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TEC News

CTEC Success Story: August 2018

Success Stories, TEC News
Good Health and Wellness in Indian Country

Tiffany Ta, MPH

Within the project year, the California Tribal Epidemiology Center (CTEC) conducted key informant interviews with the CDC Good Health and Wellness in Indian Country (GHWIC) Advancing California Opportunities to Renew Native health Systems (ACORNS) subcontractors. These subcontractors were Tribes, Tribal Health Programs, or Tribal Organizations. The purpose of these interviews were to gather information on how information has been shared with Tribes in their respective area and across other areas.

 

CTEC conducted a total of nine key informant interviews from ACORNS subcontractor program leads.

 

Findings from the key informant interviews indicated that sharing information helped the program leads and community members gather information. Such information included implementation of new programs, sharing of ideas on successes and challenges, and sharing of resources and tools. This sharing of information helped ACORNS subcontractors avoid “reinventing the wheel.” Several recommendations were made by program leads on how improvements could be further made on methods to sharing information to Tribes and across Tribes. The current primary method of communication in sharing information to their community are at meetings, workshops, and conferences. In other words, opportunities for program leads, staff, and/or Tribal community members to gather were considered a success in sharing information within and across other areas. A notable example mentioned from program leads was the 1st Annual 2018 Data, Evaluation, and Grant Writing Training hosted by CTEC last March. Unfortunately, this method of communication did not demonstrate as the most efficient method because meetings, workshops and conferences are held only once or twice a year. In other words, these opportunities to gather and share information are too infrequent.

Key informant interviews revealed concerns that there is a need for more frequent meetings, workshops, or conferences within the program year. More frequent gatherings would further enable them to share information. After conducting these interviews, ACORNS subcontractor program leads and GHWIC staff came to understand the pressing need to gather together in one location more often to share information as well as build relationships with one another. Typically, meetings, workshops, and conferences are held to simply provide health education and training to Tribal communities and staff, but many Tribal Epidemiology Centers (TECs) have yet to realize these meetings are too often the only occasion for them to gather together in one space to connect, build relationships, and share information. Hence, creating opportunities to gather more frequently will foster these connections, further enable the sharing of information, and strengthen relationships with Tribal communities. This is critical for us, as TECs, to truly understand what their needs are, improve overall health, and improve relationships with Tribes in their respective area and across other areas.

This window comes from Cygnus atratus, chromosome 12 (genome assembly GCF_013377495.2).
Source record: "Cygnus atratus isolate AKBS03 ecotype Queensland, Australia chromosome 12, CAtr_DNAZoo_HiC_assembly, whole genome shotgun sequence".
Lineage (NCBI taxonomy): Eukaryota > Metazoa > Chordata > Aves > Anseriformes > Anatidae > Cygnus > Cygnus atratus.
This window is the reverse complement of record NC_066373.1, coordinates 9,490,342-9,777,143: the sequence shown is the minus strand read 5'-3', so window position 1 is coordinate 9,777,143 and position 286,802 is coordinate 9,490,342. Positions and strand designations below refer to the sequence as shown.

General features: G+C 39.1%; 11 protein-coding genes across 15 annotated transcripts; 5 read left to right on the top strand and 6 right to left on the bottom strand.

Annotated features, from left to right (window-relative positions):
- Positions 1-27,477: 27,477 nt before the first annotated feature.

As a result of the key informant interviews, GHWIC staff are now aware of the need for more frequent gatherings and will work with program leads to help us develop additional meetings, workshops, and conferences that are efficient and will help Tribes overall. In addition, having these interviews in-person provided GHWIC staff an opportunity to build/strengthen relationships with their program leads. This will help guide future GHWIC work. The significance of this is that program leads are typically members within the Tribal community, having far more knowledge about community needs and can provide invaluable guidance to improvements needed to achieve overall community health and wellness. Lastly, building and strengthening relationships between TECs and Tribal communities will subsequently build trusting relationships that will, in turn, further support them in sharing information within and across other Tribal areas.